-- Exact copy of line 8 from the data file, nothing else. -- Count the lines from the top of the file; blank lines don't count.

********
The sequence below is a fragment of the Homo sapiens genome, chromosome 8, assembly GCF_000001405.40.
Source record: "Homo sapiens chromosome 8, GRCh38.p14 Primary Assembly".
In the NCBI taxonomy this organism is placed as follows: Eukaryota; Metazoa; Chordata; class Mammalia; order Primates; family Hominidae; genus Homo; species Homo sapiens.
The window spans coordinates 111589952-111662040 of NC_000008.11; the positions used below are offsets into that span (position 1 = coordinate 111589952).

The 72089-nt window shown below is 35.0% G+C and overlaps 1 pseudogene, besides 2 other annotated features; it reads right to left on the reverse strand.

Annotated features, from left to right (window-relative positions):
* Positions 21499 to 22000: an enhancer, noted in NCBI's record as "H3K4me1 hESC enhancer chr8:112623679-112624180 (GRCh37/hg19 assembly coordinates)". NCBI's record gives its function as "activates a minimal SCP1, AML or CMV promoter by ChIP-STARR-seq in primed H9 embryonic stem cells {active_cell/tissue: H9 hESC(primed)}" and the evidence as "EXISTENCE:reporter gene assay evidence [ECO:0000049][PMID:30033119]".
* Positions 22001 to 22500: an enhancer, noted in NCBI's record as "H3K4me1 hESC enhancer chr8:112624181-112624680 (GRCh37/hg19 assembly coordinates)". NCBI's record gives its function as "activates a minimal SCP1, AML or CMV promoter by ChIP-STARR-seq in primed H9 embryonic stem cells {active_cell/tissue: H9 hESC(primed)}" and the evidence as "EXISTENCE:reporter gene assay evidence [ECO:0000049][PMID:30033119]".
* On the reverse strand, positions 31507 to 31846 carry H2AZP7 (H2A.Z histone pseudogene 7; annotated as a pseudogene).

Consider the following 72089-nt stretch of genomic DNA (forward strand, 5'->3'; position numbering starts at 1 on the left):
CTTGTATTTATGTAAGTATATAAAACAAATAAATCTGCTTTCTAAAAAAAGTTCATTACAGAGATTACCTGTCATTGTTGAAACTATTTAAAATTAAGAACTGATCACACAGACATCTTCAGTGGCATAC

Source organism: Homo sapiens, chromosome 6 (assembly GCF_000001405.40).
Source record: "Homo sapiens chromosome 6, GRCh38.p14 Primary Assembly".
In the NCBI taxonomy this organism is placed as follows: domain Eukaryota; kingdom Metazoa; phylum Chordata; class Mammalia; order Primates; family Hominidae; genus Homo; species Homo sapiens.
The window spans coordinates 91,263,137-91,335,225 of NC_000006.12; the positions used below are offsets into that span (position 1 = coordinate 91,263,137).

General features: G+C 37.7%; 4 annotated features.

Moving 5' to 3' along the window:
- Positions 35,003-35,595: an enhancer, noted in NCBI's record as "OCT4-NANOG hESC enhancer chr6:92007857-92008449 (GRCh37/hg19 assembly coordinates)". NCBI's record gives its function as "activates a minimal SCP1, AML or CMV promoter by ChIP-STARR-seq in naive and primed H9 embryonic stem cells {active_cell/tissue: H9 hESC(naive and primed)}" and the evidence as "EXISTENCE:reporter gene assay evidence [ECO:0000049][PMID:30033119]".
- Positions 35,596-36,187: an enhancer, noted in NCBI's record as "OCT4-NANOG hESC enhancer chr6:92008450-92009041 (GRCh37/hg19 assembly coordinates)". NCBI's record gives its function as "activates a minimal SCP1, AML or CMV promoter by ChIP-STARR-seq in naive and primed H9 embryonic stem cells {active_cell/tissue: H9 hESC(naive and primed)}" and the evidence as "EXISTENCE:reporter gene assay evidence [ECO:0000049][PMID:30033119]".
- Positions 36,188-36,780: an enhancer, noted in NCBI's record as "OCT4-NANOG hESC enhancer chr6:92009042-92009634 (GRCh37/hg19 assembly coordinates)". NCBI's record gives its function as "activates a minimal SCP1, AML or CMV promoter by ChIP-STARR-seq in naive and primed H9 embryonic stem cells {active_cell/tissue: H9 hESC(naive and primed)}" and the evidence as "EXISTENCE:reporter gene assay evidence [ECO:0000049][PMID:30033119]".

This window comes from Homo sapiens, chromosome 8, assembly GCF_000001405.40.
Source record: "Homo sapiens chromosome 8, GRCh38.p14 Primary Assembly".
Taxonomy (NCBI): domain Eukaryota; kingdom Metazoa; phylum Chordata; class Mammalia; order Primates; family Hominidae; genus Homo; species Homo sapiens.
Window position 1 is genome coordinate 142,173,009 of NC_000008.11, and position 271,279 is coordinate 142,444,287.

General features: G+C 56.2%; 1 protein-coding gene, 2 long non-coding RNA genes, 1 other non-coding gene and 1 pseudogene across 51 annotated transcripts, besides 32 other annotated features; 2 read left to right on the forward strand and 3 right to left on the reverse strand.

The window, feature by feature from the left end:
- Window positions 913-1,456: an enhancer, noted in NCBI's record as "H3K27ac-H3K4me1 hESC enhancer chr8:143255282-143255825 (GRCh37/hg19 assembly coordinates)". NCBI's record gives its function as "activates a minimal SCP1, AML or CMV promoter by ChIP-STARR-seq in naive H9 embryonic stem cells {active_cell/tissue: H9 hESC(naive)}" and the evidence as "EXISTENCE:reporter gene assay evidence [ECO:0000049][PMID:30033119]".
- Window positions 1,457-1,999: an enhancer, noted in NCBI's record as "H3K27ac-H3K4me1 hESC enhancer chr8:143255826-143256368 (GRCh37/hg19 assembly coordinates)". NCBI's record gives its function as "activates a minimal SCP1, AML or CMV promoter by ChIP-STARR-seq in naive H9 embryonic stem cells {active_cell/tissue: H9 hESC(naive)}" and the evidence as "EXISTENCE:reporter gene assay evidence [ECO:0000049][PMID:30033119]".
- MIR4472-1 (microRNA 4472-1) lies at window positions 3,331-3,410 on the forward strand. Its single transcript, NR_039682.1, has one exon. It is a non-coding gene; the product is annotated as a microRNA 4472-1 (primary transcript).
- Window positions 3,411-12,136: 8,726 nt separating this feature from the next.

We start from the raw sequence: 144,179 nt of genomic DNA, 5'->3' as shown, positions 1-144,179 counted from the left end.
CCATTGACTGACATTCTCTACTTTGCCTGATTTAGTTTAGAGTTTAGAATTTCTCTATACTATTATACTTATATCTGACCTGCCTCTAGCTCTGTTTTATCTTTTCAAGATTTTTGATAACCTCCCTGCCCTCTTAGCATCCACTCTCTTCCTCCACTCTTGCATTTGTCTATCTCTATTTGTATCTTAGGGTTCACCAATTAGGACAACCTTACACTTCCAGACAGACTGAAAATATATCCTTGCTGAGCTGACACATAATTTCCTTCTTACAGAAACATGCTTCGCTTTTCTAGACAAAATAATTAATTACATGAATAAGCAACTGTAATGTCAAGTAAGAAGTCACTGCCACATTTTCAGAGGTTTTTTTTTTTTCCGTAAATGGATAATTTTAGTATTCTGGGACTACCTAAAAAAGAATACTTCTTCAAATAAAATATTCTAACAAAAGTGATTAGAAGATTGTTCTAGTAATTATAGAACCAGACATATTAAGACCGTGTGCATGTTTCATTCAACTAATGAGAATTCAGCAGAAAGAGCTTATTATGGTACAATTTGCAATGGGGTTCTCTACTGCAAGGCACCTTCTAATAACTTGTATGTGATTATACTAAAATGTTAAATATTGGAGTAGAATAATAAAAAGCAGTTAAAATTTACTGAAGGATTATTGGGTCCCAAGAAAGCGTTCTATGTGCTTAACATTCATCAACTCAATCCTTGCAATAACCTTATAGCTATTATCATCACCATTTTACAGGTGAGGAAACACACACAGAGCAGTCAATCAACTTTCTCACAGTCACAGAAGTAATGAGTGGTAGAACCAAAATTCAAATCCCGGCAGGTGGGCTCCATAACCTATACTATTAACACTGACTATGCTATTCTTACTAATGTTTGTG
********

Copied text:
* Positions 22001 to 22500: an enhancer, noted in NCBI's record as "H3K4me1 hESC enhancer chr8:112624181-112624680 (GRCh37/hg19 assembly coordinates)". NCBI's record gives its function as "activates a minimal SCP1, AML or CMV promoter by ChIP-STARR-seq in primed H9 embryonic stem cells {active_cell/tissue: H9 hESC(primed)}" and the evidence as "EXISTENCE:reporter gene assay evidence [ECO:0000049][PMID:30033119]".